Accessibility links

Breaking News

New US Envoy Begins First Mission to Sudan


The new U.S. special envoy for Sudan, Andrew Natsios, is making his first visit to the African country to press leaders in Khartoum to accept a United Nations peacekeeping force in Darfur. The former U.S. foreign aid administrator was named to the envoy post last month.

Officials here say it is a positive sign that Khartoum has apparently placed no limits on where Ambassador Natsios may travel, though they say this does not necessarily signal any easing of the Sudanese government's opposition to accepting the U.N. force for Darfur.

Natsios, who in his previous role as head of the U.S. Agency for International Development, made several trips to Sudan, is making his first mission there since being named by President Bush to the special envoy post September 19.

State Department Spokesman Sean McCormack said Natsios would meet senior Sudanese officials in Khartoum and planned to visit the southern Sudanese regional capital of Juba as well as Darfur, in what he described as an assessment mission.

"He's going to assess the situation and try to push our policy position as well as the policy position of the Security Council, and that is to, as first step, allow U.N. peacekeepers into Sudan," he said. "He's probably going to be talking about implementation of the Darfur Peace Agreement as well as the Comprehensive Peace Agreement."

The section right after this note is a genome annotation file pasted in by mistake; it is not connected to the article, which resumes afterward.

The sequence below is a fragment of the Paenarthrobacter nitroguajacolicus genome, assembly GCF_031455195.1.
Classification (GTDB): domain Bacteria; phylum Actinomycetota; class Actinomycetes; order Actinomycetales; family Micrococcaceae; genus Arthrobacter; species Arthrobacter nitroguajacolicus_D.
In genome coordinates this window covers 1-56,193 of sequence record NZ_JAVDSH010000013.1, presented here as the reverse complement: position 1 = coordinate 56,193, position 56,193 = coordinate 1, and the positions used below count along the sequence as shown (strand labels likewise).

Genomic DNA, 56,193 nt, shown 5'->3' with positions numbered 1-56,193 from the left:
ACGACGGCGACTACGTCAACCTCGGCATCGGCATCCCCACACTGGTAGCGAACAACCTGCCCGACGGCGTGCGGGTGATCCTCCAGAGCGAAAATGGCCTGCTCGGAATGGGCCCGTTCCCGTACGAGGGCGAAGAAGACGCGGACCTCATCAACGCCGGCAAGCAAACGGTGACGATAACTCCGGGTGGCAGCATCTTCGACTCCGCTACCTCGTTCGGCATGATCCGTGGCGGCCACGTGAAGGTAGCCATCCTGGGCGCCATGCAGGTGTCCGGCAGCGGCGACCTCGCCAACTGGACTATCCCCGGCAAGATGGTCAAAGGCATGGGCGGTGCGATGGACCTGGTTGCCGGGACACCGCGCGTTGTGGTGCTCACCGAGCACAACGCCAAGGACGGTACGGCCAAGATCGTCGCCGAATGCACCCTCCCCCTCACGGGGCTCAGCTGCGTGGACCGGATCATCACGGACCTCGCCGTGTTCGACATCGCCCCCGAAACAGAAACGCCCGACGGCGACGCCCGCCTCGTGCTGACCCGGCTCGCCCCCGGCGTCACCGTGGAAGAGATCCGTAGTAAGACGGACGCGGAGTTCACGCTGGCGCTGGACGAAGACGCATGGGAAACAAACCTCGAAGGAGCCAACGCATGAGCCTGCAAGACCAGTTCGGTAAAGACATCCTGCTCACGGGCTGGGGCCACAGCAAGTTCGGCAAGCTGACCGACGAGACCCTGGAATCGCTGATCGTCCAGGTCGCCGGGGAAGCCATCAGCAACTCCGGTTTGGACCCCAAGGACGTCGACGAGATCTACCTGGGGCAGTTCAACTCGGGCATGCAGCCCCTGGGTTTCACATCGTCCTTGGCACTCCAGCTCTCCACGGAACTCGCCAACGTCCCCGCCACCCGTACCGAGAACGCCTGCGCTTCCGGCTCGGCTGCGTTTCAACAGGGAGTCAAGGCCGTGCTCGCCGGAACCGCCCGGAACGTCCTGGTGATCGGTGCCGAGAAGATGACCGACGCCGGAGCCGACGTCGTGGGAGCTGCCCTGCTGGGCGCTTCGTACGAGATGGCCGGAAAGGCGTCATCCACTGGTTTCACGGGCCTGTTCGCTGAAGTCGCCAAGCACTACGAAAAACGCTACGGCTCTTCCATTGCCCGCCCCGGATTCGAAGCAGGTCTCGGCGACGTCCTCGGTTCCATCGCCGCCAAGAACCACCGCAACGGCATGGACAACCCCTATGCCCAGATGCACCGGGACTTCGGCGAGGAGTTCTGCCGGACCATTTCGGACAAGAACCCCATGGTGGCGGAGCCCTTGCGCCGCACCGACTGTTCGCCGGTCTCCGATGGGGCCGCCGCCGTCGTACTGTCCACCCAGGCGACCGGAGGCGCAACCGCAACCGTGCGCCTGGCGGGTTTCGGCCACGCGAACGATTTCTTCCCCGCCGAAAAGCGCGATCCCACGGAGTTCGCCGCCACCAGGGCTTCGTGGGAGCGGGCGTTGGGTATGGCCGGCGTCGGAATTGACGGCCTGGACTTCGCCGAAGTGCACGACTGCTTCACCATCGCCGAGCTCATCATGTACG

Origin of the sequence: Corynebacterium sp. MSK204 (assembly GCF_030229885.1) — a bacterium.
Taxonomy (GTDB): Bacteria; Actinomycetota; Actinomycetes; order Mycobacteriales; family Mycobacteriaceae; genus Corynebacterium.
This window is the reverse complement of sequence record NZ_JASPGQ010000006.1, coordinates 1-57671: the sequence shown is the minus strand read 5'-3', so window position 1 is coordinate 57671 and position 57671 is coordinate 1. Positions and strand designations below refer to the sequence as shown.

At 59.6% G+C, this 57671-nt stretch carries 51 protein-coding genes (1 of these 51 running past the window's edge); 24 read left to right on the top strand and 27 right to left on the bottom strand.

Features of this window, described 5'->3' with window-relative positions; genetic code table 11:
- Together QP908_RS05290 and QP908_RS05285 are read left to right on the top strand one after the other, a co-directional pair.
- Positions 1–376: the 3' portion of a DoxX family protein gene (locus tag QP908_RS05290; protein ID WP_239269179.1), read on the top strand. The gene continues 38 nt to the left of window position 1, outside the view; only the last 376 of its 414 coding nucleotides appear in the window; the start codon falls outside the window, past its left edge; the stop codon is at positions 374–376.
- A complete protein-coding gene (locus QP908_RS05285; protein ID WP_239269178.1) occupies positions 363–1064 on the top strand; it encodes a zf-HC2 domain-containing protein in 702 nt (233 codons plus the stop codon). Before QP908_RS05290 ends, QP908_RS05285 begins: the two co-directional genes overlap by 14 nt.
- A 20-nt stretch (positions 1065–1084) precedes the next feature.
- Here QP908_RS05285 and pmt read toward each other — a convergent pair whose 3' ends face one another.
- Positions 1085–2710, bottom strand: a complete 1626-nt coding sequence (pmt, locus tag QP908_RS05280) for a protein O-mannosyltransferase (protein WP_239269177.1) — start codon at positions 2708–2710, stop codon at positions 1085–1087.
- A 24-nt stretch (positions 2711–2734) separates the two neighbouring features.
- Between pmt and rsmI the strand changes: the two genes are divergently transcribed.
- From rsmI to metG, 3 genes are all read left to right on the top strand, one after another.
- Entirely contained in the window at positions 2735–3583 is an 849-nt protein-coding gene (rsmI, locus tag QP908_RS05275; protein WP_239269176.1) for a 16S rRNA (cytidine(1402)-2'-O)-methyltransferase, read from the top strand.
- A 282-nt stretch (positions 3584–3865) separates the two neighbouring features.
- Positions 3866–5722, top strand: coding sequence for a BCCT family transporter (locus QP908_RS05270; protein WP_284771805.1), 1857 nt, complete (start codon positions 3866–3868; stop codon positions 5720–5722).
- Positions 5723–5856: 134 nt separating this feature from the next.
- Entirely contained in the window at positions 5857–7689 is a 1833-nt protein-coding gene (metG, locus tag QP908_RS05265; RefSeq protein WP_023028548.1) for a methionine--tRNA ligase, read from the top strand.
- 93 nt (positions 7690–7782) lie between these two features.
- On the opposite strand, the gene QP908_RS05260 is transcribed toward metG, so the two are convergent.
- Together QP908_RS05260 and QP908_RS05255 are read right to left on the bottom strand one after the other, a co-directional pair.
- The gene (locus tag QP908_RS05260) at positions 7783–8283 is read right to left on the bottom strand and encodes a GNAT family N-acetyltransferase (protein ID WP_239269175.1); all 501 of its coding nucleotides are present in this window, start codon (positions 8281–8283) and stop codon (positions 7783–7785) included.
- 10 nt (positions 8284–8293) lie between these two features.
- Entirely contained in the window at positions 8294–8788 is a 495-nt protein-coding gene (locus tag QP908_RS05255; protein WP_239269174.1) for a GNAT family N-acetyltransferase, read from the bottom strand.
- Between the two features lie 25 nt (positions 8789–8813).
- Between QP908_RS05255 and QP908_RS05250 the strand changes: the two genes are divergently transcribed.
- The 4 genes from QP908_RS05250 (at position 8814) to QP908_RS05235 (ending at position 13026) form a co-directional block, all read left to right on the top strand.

The Comprehensive Peace Agreement concluded in early 2005 ended Sudan's decades-long north-south civil war. The Darfur peace accord, signed last May in Nigeria, includes similar power-sharing arrangements but has not been implemented, and violence in the region has been on the increase.

The U.N. Security Council voted at the end of August to set up a full-fledged U.N. peacekeeping force in Darfur to replace the current African Union observer mission there.

But the Arab-led Khartoum government of President Omar el-Bashir has refused to accept the U.N. force, which would be three times as large, and better equipped, than the seven thousand member AU mission.

In a policy speech two weeks ago, U.S. Secretary of State Condoleezza Rice raised the threat of more international sanctions against Sudan if it did not halt military action in Darfur and unconditionally accept the U.N. force.

In a report Thursday in Brussels, the International Crisis Group, an influential organization, said patient diplomacy and trust in the Khartoum government's good faith has been a failure and that it is time for sanctions.

The ICG said sanctions should target Sudan's important oil sector and include asset freezes and travel bans against key Sudanese leaders.

The Darfur conflict erupted in 2003, when local rebels took up arms against the Khartoum government, which supported Arab militiamen in scorched-earth warfare in the region that led to the deaths of more than 200,000 people and displaced millions more.

Secretary Rice sought to enlist Arab pressure on Khartoum to accept the U.N. mission in her trip to the Middle East last week.

The Bush administration would like to see the U.N. force comprised mainly of troops from African, Arab and other Muslim countries to help allay Sudanese concerns about its intentions.